One object of the invention is to provide a system which synthesizes the principal factors tending to cause heating in a machine to provide a torque output which is a reliable measure of the temperature of the machine.

Another object is to provide a protective relay which not only will provide more adequate protection than will the plurality of relays mentioned in the NEMA quotation above but is also susceptible of relatively easy field adjustment permitting it to be used with any one of different motors having different heating characteristics.

Another object is to provide a relay which reflects the heating effect of positiveand negative-sequence currents as torques with the torques being summed in sucha manner that the torque due to negative-sequence currents has a greater effect on the output of the relay than does the torque due to positive-sequence currents so as to properly reflect the greater heating eflect of the negativesequence currents. Another object is to provide an improved protective relay which permits maximum safe utilization of the polyphase motor under all combinations of shaft load and unbalanced voltages or currents.

Another object is to provide an improved protective relay which responds to positiveand negative-sequence currents or voltages in unlike proportions, the device being more responsive to negative-sequence currents or voltages than to positive-sequence currents or voltages by the factor K defined above, the relay being designed so that K can be easily changed.

Another object is to provide an improved relay which automatically applies a derating factor to a motor when operating on unbalanced voltages or currents.

v Other objects, advantages and features will be apparent from this disclosure to those skilled in the art.

For a more detailed understanding of the invention and for illustration of a preferred embodiment thereof, reference is made to the accompanying drawings in which:

FIG. 1 shows a graph of the constant loss curves as functions of positive-sequence current squared and negative-sequence current squared for several typical motors;

FIG-2 shows a graph of the balance-point parameters of per unit allowable shaft load versus per unit negativesequence current for various values of K;

FIG. 3 is a diagrammatic View of a relay constructed in accordance with a preferred embodiment of the present invention;

FIG. 4. is an elevational view of a negative-sequence shaded-pole driving magnet of the relay of FIG. 3;

FIG. 5 is an elevational view of a positive-sequence shaded-pole driving magnet of the relay of FIG. 3;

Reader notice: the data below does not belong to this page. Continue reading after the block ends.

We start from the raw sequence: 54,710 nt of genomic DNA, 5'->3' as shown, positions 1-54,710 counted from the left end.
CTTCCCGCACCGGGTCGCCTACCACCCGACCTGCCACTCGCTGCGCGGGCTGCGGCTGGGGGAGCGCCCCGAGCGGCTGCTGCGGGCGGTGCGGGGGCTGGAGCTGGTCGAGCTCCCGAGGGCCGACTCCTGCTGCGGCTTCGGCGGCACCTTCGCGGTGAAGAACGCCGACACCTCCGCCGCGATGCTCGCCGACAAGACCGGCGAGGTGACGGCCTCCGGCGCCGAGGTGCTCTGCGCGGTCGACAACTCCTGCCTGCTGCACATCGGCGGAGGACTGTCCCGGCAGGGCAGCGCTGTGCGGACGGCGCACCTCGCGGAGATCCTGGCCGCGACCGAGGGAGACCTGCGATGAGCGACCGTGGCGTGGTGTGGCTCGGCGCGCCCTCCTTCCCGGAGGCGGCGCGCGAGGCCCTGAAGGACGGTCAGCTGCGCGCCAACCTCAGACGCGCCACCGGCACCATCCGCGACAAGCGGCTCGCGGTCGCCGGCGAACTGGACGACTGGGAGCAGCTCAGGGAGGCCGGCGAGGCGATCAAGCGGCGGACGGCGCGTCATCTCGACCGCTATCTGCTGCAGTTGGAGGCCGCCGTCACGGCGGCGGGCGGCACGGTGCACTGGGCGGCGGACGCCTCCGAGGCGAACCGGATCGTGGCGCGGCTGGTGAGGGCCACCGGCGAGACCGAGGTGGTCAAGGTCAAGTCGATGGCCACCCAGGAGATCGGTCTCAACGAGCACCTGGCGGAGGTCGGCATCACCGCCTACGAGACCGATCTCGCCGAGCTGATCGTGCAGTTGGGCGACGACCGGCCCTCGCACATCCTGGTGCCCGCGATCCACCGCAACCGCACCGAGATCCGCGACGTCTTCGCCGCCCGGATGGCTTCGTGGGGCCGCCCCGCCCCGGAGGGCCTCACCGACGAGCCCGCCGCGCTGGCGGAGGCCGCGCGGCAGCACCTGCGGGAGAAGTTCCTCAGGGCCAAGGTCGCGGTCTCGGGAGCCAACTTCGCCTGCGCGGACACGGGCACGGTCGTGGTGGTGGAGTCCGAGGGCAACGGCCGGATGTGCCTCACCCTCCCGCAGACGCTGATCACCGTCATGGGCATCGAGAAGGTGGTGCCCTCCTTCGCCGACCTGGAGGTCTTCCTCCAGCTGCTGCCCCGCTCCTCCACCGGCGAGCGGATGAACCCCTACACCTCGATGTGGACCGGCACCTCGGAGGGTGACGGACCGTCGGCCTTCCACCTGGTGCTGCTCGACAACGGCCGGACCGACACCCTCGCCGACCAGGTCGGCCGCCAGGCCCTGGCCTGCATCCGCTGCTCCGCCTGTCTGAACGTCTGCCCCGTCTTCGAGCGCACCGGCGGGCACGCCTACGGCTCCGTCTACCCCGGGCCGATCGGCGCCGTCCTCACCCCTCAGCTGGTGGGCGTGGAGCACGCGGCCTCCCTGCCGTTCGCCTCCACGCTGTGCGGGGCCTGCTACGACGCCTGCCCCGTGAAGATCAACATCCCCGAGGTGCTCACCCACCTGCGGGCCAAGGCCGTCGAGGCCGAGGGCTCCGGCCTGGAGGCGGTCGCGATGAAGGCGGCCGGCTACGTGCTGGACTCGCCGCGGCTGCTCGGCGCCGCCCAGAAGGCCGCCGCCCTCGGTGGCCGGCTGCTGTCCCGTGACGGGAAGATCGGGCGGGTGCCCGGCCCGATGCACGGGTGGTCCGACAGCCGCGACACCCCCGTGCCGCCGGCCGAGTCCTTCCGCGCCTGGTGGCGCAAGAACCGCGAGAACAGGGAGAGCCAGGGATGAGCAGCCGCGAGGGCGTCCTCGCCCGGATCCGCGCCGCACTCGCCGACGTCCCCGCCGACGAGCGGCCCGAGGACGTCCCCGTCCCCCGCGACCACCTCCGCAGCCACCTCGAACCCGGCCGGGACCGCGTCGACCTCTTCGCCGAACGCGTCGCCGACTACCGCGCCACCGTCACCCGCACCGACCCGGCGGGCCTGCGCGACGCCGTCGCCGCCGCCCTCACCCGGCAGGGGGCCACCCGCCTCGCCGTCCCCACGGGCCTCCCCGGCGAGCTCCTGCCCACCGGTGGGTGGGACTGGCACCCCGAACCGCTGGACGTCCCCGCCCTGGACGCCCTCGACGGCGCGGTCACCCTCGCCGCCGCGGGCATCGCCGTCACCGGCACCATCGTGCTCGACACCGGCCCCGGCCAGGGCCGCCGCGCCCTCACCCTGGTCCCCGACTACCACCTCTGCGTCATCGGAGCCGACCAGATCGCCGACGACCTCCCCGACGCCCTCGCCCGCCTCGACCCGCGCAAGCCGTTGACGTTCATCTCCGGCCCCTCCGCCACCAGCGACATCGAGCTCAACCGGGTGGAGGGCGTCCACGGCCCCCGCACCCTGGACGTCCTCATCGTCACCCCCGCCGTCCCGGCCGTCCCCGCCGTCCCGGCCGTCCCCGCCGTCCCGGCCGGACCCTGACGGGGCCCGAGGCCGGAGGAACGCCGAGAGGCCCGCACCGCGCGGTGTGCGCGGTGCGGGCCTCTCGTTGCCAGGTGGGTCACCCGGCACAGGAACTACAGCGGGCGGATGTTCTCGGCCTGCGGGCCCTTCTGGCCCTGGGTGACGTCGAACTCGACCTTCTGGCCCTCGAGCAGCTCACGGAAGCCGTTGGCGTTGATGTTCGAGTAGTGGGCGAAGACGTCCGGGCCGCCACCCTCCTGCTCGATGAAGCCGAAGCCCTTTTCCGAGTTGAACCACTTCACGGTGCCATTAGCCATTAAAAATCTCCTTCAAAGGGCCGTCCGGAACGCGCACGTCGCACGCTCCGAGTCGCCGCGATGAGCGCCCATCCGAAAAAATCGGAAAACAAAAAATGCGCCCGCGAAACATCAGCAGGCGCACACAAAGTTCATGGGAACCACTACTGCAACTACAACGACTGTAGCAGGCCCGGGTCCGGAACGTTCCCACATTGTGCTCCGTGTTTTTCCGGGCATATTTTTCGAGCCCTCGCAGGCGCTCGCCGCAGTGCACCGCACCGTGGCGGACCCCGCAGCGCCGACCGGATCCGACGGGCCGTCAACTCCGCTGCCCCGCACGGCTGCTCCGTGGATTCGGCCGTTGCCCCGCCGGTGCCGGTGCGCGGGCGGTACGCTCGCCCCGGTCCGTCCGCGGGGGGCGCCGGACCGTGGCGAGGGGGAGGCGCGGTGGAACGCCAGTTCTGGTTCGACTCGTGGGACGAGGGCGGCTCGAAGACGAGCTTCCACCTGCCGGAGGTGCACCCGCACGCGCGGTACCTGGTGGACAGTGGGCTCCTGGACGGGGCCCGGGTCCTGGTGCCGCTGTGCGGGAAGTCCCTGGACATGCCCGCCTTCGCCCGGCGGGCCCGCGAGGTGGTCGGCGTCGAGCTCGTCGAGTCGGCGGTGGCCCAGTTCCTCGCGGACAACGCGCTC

FIG. 6 is a perspective view of a portion of the relay of FIG. 3;

FIG. 7 is a plan view further illustrating the mounting of the driving magnets of FIG. 6;

FIG. 8 is a side elevational view taken on the line 8-8 of FIG. 7;

FIG. 9 is an elevational view of another type of driving magnet and adjustable mounting; and

FIG. 10 is a side elevational view of the driving magnets and adjustable mounting shown in FIG. 9.

Referring now to FIG. 1 there is illustrated the relation of positive-sequence current squared, I and negative-sequence current squared, I for typical motors all of which have the same horsepower rating but having different numbers of poles. In plotting these curves, the copper losses were maintained and considered constant. By projecting the constant loss lines to 1 :0, values of 1 are obtained which will give the same losses as the respective values of I when 1 :0. Hence the constant in the equation may be evaluated as the tangent of the angle between the constant loss line and the vertical axis or k=I /I' at the intercepts with the zero axis, where k is a multiplier for I to produce the same average heat in the motor as 1 As above defined I is the positive-sequence current and I is the negative-sequence current.

Because of the uneven spatial distribution of copper loss and temperatures, the total loss and the average temperature must be limited to less than the normal values in order to contain the hot-spot temperature Within recommended limits. This is accomplished in the protective system of the invention by using a negative-sequence multiplier, K, which is greater than dictated by average copper loss. Therefore, the hot-spot temperature as seen by the relay is where H measures the motor losses due to positive-sequence current which is determined by shaft load and magnitude of positive-sequence voltage, and H measures the motor losses due to negative-sequence current with allowance being made for unbalanced spatial distribution of temperature.

FIG. 2 shows the heating equation of the relay for several values of K. Assuming that the motor has a ratio of positiveto negative-sequence impedance of Z /Z =6 and that E =0.1, then 1 :06. From the data given by the curve of FIG. 2, the derating factors can be calculated. Using the above assumed figures and based on service-factor capacity of 1.15, these derating factors are respectively, 0.765, 0.665 and 0.556 at K=1.5, 2.0 and 2.5. Obviously, the dashed line curve of K=1 would not be applicable to any motor.